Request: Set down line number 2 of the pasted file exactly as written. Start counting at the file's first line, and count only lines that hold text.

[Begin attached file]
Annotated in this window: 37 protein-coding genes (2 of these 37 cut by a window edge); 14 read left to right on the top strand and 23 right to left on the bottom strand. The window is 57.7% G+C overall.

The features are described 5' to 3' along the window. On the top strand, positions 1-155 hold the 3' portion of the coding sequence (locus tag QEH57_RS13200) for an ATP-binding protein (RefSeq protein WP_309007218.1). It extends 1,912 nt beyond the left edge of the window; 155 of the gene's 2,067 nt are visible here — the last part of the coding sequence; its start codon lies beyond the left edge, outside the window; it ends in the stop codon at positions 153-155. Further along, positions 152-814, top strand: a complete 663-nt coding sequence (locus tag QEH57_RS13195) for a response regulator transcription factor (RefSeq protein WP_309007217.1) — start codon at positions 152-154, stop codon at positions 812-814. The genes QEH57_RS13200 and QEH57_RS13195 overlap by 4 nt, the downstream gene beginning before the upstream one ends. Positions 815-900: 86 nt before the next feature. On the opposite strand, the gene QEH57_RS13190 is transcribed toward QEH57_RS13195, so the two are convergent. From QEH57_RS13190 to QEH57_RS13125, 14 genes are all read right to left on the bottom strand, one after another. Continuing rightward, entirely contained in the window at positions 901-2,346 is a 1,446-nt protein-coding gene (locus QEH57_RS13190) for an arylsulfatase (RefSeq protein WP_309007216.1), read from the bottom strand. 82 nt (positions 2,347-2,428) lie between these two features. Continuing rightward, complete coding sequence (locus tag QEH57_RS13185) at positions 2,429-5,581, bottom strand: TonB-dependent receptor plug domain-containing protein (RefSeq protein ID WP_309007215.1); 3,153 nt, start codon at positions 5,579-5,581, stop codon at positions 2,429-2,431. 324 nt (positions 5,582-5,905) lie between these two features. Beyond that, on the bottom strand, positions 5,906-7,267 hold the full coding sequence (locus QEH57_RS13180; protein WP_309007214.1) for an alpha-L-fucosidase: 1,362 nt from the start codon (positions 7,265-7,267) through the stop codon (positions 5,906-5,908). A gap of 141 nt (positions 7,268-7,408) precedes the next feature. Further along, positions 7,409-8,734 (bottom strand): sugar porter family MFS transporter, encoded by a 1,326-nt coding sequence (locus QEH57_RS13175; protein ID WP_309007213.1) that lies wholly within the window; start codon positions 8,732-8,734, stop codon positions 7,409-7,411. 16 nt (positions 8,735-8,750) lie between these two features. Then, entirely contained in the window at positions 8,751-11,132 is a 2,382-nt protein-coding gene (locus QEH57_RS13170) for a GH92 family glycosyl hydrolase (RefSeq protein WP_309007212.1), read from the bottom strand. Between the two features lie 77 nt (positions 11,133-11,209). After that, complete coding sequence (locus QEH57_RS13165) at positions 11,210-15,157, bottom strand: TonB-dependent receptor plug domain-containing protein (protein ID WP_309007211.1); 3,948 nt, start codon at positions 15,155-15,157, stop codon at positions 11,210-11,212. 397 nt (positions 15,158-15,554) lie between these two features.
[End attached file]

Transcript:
The features are described 5' to 3' along the window. On the top strand, positions 1-155 hold the 3' portion of the coding sequence (locus tag QEH57_RS13200) for an ATP-binding protein (RefSeq protein WP_309007218.1). It extends 1,912 nt beyond the left edge of the window; 155 of the gene's 2,067 nt are visible here — the last part of the coding sequence; its start codon lies beyond the left edge, outside the window; it ends in the stop codon at positions 153-155. Further along, positions 152-814, top strand: a complete 663-nt coding sequence (locus tag QEH57_RS13195) for a response regulator transcription factor (RefSeq protein WP_309007217.1) — start codon at positions 152-154, stop codon at positions 812-814. The genes QEH57_RS13200 and QEH57_RS13195 overlap by 4 nt, the downstream gene beginning before the upstream one ends. Positions 815-900: 86 nt before the next feature. On the opposite strand, the gene QEH57_RS13190 is transcribed toward QEH57_RS13195, so the two are convergent. From QEH57_RS13190 to QEH57_RS13125, 14 genes are all read right to left on the bottom strand, one after another. Continuing rightward, entirely contained in the window at positions 901-2,346 is a 1,446-nt protein-coding gene (locus QEH57_RS13190) for an arylsulfatase (RefSeq protein WP_309007216.1), read from the bottom strand. 82 nt (positions 2,347-2,428) lie between these two features. Continuing rightward, complete coding sequence (locus tag QEH57_RS13185) at positions 2,429-5,581, bottom strand: TonB-dependent receptor plug domain-containing protein (RefSeq protein ID WP_309007215.1); 3,153 nt, start codon at positions 5,579-5,581, stop codon at positions 2,429-2,431. 324 nt (positions 5,582-5,905) lie between these two features. Beyond that, on the bottom strand, positions 5,906-7,267 hold the full coding sequence (locus QEH57_RS13180; protein WP_309007214.1) for an alpha-L-fucosidase: 1,362 nt from the start codon (positions 7,265-7,267) through the stop codon (positions 5,906-5,908). A gap of 141 nt (positions 7,268-7,408) precedes the next feature. Further along, positions 7,409-8,734 (bottom strand): sugar porter family MFS transporter, encoded by a 1,326-nt coding sequence (locus QEH57_RS13175; protein ID WP_309007213.1) that lies wholly within the window; start codon positions 8,732-8,734, stop codon positions 7,409-7,411. 16 nt (positions 8,735-8,750) lie between these two features. Then, entirely contained in the window at positions 8,751-11,132 is a 2,382-nt protein-coding gene (locus QEH57_RS13170) for a GH92 family glycosyl hydrolase (RefSeq protein WP_309007212.1), read from the bottom strand. Between the two features lie 77 nt (positions 11,133-11,209). After that, complete coding sequence (locus QEH57_RS13165) at positions 11,210-15,157, bottom strand: TonB-dependent receptor plug domain-containing protein (protein ID WP_309007211.1); 3,948 nt, start codon at positions 15,155-15,157, stop codon at positions 11,210-11,212. 397 nt (positions 15,158-15,554) lie between these two features.